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The National Broadband Plan hangs in the balance as Eir quits the project

Image: Sasko Lazarov/Rollingnews.ieThe National Broadband Plan hangs in the balance as Eir quits the projectImage: Sasko Lazarov/Rollingnews.ie

EIR PLANS TO withdraw from the bidding for the National Broadband Plan, leaving a question mark hanging over the State’s rural broadband rollout with only one firm left in the running for the contract. Fora understands that the company will soon bow out from the process, which will come as a major setback for the government’s already-delayed plans to bring speedy broadband to 450,000 homes and businesses in rural areas. It’s not yet known why Eir, the largest broadband supplier in the State, has decided to exit the National Broadband Plan procurement process.

A spokesman for the Department of Communications, Climate Action and Environment declined to comment. Eir’s spokeswoman also declined to make a statement, saying the company will issue one later this evening. As previously explained by Fora[1], the National Broadband Plan has hit a number of stumbling blocks since it was first announced in 2012.

It took until 2014 for the ‘stakeholder consultation’ phase of the project get under way. Last year, it was dealt a significant blow when Vodafone-ESB joint venture Siro withdrew from the bidding. Eir’s decision to exit will leave just one company, Enet, in the bidding for the State contract, leaving open the possibility that the government will need to scrap or restart the tender process in order to achieve a good deal for taxpayers.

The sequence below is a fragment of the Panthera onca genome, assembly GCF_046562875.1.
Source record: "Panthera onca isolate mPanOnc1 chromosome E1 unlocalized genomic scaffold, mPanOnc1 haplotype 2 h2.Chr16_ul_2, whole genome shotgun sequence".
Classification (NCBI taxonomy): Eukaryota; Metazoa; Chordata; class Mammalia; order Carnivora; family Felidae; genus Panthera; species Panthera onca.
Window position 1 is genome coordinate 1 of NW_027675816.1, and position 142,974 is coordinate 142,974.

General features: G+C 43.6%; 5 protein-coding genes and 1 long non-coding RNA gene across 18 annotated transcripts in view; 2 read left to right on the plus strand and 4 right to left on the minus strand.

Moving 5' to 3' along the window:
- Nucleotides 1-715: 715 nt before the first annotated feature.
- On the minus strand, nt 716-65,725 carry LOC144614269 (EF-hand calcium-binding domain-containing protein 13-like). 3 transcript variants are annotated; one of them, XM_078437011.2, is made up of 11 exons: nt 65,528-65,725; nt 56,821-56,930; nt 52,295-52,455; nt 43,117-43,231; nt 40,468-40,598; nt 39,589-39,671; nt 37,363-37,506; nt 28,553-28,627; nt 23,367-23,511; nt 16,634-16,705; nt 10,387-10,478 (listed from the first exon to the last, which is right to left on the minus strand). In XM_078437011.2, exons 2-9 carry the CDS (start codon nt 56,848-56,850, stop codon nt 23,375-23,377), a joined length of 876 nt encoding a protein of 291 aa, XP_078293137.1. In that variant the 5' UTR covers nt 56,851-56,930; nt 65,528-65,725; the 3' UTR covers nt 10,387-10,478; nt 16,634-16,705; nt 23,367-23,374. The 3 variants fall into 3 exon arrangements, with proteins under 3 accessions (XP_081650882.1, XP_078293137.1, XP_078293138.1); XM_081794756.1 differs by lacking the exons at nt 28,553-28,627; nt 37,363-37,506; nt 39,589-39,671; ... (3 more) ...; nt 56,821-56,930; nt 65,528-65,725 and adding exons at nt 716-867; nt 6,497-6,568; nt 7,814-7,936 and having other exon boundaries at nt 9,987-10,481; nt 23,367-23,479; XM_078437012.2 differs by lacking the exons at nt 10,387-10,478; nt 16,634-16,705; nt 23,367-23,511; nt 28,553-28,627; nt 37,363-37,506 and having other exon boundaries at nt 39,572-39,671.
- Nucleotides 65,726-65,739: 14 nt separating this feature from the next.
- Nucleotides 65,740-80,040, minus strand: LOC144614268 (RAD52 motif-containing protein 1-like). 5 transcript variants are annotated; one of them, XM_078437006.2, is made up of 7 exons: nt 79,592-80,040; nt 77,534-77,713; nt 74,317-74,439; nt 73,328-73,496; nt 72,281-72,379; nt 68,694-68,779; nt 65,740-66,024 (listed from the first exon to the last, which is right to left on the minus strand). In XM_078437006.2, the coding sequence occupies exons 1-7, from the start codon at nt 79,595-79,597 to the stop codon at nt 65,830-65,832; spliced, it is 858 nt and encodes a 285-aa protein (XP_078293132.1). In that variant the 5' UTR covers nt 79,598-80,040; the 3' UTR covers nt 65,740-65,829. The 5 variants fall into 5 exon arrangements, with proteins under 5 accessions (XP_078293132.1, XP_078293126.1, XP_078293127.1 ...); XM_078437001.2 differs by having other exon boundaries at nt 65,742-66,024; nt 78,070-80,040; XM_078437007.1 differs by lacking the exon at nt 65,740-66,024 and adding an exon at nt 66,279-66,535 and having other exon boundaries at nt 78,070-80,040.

Eir has been proceeding with its own rural broadband rollout, a move that took 300,000 premises off the list for the State-subsided National Broadband Plan. In July of last year[2], Communications Minister Denis Naughten hinted that work on the National Broadband Plan wouldn’t commence until the end of 2018. It was previously stated that a tender contract for the project would be signed by mid-2016.

Another delay to the National Broadband Plan would be a major blow for businesses and residents in rural Ireland. The country has habitually scored poorly in comparison to other EU countries when it comes to the percentage of households that have access to broadband[3]. Sign up to our newsletter to receive a regular digest of Fora’s top articles delivered to your inbox.[4]

Written by Conor McMahon and posted on Fora.ie[5]

The National Broadband Plan hangs in the balance as Eir quits the project
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References

  1. ^ previously explained by Fora (fora.ie)
  2. ^ In July of last year (fora.ie)
  3. ^ percentage of households that have access to broadband (ec.europa.eu)
  4. ^ Sign up to our newsletter to receive a regular digest of Fora’s top articles delivered to your inbox. (fora.ie)
  5. ^ Fora.ie (fora.ie)

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